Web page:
One of the sobering lessons of The Kansas City Star’s suburban comparisons is the relationship between racial diversity and the overall ratings:
The places where the races live closely together tended to be some of the lowest-rated suburbs. And the highest-rated suburbs tended to be homogeneous.
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“There’s still a color line in suburbia,” observes Gwen Grant, president of the Urban League of Greater Kansas City.
In “Rating the ’Burbs,” The Star compared suburbs in some two dozen statistical measures. One of them was a sociological gauge of race relations called an exposure index, which calculates the likelihood that whites will see or interact with a minority.
The top four cities in diversity ended up ranking among the bottom 10 cities overall. Meanwhile, the top overall cities generally finished in the bottom 10 in diversity, with the exception of Olathe. No other statistical measure exhibited such an inverse relationship.
That continues a historical pattern. Traditionally around Kansas City, the most popular and prominent suburbs were less than welcoming toward minorities, especially African-Americans.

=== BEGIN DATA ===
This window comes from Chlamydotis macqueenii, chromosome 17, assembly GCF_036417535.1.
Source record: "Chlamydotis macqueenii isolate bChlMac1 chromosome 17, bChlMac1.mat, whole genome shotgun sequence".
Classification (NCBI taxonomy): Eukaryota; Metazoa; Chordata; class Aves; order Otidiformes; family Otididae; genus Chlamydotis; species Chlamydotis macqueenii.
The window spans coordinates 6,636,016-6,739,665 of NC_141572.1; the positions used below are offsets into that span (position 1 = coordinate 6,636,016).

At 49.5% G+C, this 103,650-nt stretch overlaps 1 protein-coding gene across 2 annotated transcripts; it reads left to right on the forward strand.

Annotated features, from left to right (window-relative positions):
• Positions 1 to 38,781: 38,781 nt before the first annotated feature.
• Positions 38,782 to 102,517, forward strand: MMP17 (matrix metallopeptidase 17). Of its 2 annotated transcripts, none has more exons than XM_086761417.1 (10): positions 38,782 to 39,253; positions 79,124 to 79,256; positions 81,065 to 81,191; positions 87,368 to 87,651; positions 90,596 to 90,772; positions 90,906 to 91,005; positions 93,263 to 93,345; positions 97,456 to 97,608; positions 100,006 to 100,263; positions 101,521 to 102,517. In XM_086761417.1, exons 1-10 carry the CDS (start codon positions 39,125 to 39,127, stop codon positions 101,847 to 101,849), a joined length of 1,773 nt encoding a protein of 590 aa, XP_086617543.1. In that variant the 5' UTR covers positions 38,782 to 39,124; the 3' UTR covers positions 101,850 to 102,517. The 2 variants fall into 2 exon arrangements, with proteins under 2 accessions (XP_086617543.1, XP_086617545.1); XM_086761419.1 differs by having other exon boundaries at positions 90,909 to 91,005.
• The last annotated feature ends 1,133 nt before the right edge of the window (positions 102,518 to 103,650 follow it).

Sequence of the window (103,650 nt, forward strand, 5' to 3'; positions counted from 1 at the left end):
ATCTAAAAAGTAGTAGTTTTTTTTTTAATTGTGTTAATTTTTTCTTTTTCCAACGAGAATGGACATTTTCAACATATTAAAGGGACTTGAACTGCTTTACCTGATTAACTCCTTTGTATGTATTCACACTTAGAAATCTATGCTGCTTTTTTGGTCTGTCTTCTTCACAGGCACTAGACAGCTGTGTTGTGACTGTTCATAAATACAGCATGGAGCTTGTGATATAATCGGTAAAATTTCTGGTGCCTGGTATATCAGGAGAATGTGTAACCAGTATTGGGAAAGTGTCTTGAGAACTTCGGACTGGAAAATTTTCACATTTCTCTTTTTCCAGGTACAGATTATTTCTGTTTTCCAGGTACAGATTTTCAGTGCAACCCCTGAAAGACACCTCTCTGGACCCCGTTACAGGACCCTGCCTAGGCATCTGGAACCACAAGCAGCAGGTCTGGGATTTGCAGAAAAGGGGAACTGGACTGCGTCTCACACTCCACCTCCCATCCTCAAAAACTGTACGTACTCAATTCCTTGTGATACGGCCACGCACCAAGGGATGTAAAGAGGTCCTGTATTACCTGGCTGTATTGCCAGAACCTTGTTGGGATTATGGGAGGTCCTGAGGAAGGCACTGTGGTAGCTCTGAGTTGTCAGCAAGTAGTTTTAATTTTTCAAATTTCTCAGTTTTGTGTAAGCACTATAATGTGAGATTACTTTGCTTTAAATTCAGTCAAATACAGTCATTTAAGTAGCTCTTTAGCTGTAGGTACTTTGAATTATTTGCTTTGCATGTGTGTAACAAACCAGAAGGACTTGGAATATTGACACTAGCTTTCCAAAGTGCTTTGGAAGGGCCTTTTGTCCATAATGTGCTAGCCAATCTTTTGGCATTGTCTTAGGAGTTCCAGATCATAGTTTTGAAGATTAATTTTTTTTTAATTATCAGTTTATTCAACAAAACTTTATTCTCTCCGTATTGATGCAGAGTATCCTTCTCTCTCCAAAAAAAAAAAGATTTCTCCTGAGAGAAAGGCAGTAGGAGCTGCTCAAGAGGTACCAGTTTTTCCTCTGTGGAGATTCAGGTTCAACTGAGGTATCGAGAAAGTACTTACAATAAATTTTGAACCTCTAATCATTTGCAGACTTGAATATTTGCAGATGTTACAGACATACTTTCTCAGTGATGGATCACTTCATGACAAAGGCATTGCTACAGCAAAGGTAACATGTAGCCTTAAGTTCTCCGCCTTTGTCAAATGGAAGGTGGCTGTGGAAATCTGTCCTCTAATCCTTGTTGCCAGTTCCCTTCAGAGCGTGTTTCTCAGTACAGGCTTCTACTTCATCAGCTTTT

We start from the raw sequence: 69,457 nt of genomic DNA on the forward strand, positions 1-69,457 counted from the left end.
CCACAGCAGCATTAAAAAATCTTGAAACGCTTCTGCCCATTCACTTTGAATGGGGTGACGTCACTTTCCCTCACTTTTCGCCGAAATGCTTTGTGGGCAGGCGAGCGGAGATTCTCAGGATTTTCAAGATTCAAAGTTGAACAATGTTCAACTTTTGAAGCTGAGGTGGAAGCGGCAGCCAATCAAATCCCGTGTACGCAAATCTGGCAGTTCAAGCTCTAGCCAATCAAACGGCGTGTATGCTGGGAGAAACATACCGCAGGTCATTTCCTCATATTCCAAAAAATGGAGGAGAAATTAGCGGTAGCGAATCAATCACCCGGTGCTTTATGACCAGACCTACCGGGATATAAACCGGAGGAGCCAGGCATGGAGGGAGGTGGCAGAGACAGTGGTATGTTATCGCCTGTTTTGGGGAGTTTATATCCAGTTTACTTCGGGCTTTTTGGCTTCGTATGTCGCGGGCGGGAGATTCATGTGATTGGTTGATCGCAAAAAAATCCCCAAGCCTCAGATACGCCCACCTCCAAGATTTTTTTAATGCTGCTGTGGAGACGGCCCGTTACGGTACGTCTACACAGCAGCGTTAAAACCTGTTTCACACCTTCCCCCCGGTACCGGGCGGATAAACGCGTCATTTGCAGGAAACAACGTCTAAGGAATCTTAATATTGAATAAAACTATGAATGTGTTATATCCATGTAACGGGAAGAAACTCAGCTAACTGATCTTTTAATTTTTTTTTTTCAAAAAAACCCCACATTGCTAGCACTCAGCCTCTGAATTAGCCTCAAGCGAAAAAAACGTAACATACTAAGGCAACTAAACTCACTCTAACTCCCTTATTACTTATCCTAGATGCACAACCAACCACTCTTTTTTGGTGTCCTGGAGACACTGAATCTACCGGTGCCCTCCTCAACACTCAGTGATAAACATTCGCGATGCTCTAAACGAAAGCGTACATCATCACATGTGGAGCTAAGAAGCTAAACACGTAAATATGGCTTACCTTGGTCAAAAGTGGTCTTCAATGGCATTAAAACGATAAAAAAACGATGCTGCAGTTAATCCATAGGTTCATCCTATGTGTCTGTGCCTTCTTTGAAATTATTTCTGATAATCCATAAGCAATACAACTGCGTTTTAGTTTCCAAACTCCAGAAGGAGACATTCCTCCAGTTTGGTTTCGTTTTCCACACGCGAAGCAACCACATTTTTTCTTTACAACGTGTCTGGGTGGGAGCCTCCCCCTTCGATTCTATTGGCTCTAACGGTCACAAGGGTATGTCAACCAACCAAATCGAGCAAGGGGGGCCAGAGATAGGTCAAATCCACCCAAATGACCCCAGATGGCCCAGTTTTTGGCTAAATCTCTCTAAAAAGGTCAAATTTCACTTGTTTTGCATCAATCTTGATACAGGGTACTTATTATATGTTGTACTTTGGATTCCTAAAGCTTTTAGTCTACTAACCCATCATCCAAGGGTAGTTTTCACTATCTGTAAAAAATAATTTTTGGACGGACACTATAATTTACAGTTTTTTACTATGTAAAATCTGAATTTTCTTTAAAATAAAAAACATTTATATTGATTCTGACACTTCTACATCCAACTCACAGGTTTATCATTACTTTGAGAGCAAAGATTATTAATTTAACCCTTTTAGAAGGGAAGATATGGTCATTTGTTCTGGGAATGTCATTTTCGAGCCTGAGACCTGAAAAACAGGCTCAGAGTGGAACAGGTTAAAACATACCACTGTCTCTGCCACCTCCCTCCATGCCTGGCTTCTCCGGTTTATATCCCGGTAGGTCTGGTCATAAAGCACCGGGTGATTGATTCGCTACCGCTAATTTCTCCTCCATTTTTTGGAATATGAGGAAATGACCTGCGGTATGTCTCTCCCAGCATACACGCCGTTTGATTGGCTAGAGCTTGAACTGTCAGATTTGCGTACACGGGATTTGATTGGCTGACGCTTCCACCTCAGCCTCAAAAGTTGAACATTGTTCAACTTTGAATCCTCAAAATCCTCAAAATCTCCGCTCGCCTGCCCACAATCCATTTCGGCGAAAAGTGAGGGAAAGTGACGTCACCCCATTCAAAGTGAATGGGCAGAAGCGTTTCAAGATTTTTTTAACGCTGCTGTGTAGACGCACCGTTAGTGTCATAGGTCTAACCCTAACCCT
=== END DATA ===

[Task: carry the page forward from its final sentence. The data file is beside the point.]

The federal government’s post-1930 housing loan programs encouraged all-white enclaves in Johnson County. Some parts of that county also were developed with covenants prohibiting sales to minorities and various ethnic groups. And most suburbs eschewed public housing.
Today, Kansas City remains one of the nation’s most segregated metropolitan areas, according to studies. When a poll for The Star asked local suburbanites what was important to their quality of life, racial diversity finished near the bottom. And racial incidents still occur in the suburbs occasionally — last year, the Johnson County president of the National Association for the Advancement of Colored People was a victim of slurs.
Public policies “don’t encourage the introduction of minorities in suburban communities,” says Charles Jean-Baptiste, a Johnson Countian who is president of the Kansas NAACP chapter.
Still, suburbs are slowly becoming more diverse. And some cities are accommodating.
“I think conditions are improving across the metropolitan area,” says Prairie Village Mayor Ron Shaffer, also board chairman of the Mid-America Regional Council. “I see diversity being accepted across the board, and I don’t hear anything to the contrary. I feel good about that.”